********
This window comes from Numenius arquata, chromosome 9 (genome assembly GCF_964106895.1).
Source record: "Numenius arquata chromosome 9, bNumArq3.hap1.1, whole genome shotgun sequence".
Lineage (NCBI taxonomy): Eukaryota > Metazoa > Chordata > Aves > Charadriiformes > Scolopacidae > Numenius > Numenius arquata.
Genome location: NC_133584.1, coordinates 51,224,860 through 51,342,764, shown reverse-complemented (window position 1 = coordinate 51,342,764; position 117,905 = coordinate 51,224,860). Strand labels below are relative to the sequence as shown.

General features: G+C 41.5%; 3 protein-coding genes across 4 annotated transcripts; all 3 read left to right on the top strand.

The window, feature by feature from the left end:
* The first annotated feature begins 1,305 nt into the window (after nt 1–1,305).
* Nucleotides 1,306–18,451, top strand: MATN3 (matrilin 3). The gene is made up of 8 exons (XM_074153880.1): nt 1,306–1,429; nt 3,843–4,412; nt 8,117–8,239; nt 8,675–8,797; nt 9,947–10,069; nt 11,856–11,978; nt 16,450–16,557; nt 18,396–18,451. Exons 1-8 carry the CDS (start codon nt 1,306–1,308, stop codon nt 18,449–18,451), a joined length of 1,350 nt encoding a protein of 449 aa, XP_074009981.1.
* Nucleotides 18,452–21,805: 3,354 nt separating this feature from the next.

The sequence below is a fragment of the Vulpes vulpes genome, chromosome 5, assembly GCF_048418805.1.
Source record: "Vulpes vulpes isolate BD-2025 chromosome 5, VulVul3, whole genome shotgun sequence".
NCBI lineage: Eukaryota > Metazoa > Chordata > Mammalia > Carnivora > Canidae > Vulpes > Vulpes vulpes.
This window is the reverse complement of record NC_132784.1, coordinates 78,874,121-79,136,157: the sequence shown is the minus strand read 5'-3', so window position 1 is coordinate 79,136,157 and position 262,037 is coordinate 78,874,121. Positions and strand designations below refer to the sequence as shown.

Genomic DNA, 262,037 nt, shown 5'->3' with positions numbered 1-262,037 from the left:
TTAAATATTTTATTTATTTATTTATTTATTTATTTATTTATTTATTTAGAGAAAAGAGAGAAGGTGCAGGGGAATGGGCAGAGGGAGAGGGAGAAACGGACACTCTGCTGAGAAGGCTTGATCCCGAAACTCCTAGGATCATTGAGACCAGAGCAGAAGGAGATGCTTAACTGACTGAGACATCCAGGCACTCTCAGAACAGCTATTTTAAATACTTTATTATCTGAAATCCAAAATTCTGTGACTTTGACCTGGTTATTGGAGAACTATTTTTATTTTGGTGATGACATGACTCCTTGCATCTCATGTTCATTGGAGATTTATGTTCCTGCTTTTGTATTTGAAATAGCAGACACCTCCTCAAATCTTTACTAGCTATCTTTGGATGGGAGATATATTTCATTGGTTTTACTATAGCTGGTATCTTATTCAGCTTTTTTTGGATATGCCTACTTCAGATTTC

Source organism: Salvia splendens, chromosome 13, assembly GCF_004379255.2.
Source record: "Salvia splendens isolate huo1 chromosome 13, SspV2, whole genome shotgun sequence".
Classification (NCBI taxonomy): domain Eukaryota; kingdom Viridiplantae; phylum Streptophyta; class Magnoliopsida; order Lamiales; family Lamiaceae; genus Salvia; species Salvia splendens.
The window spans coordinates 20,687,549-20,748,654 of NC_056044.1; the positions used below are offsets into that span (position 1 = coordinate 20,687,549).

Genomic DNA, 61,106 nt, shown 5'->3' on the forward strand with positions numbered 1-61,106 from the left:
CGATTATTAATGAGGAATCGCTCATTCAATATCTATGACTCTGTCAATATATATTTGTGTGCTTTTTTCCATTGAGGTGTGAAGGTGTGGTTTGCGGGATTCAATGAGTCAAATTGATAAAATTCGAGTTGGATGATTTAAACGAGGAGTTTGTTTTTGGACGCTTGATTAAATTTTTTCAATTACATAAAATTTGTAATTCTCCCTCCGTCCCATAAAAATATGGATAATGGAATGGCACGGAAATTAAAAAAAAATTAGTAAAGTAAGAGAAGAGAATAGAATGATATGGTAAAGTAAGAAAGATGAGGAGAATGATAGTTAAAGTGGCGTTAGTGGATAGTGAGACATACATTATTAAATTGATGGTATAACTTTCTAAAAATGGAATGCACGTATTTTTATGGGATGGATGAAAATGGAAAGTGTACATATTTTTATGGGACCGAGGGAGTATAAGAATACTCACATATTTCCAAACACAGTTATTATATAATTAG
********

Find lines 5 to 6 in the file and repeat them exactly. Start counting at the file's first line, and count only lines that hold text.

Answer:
General features: G+C 41.5%; 3 protein-coding genes across 4 annotated transcripts; all 3 read left to right on the top strand.

The window, feature by feature from the left end: